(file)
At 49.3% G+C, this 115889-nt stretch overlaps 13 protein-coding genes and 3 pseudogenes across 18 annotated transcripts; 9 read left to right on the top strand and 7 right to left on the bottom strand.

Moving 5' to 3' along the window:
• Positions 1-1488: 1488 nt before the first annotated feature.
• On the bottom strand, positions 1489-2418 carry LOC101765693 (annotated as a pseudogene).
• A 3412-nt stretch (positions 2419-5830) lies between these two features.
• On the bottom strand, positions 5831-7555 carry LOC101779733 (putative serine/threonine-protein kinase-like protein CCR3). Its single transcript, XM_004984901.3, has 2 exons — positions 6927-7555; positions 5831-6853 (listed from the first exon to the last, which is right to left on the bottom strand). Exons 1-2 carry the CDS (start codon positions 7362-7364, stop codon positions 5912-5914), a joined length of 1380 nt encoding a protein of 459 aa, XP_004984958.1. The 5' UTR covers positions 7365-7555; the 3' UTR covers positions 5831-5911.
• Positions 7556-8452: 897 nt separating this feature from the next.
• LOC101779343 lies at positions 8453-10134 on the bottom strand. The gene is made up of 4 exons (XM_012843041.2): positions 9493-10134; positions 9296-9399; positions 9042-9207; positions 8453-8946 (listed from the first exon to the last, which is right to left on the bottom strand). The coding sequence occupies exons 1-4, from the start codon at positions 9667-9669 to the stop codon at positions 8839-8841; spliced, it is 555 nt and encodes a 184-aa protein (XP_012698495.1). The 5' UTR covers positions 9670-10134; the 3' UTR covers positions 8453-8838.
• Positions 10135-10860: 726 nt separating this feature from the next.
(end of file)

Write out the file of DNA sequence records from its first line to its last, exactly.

At 49.3% G+C, this 115889-nt stretch overlaps 13 protein-coding genes and 3 pseudogenes across 18 annotated transcripts; 9 read left to right on the top strand and 7 right to left on the bottom strand.

Moving 5' to 3' along the window:
• Positions 1-1488: 1488 nt before the first annotated feature.
• On the bottom strand, positions 1489-2418 carry LOC101765693 (annotated as a pseudogene).
• A 3412-nt stretch (positions 2419-5830) lies between these two features.
• On the bottom strand, positions 5831-7555 carry LOC101779733 (putative serine/threonine-protein kinase-like protein CCR3). Its single transcript, XM_004984901.3, has 2 exons — positions 6927-7555; positions 5831-6853 (listed from the first exon to the last, which is right to left on the bottom strand). Exons 1-2 carry the CDS (start codon positions 7362-7364, stop codon positions 5912-5914), a joined length of 1380 nt encoding a protein of 459 aa, XP_004984958.1. The 5' UTR covers positions 7365-7555; the 3' UTR covers positions 5831-5911.
• Positions 7556-8452: 897 nt separating this feature from the next.
• LOC101779343 lies at positions 8453-10134 on the bottom strand. The gene is made up of 4 exons (XM_012843041.2): positions 9493-10134; positions 9296-9399; positions 9042-9207; positions 8453-8946 (listed from the first exon to the last, which is right to left on the bottom strand). The coding sequence occupies exons 1-4, from the start codon at positions 9667-9669 to the stop codon at positions 8839-8841; spliced, it is 555 nt and encodes a 184-aa protein (XP_012698495.1). The 5' UTR covers positions 9670-10134; the 3' UTR covers positions 8453-8838.
• Positions 10135-10860: 726 nt separating this feature from the next.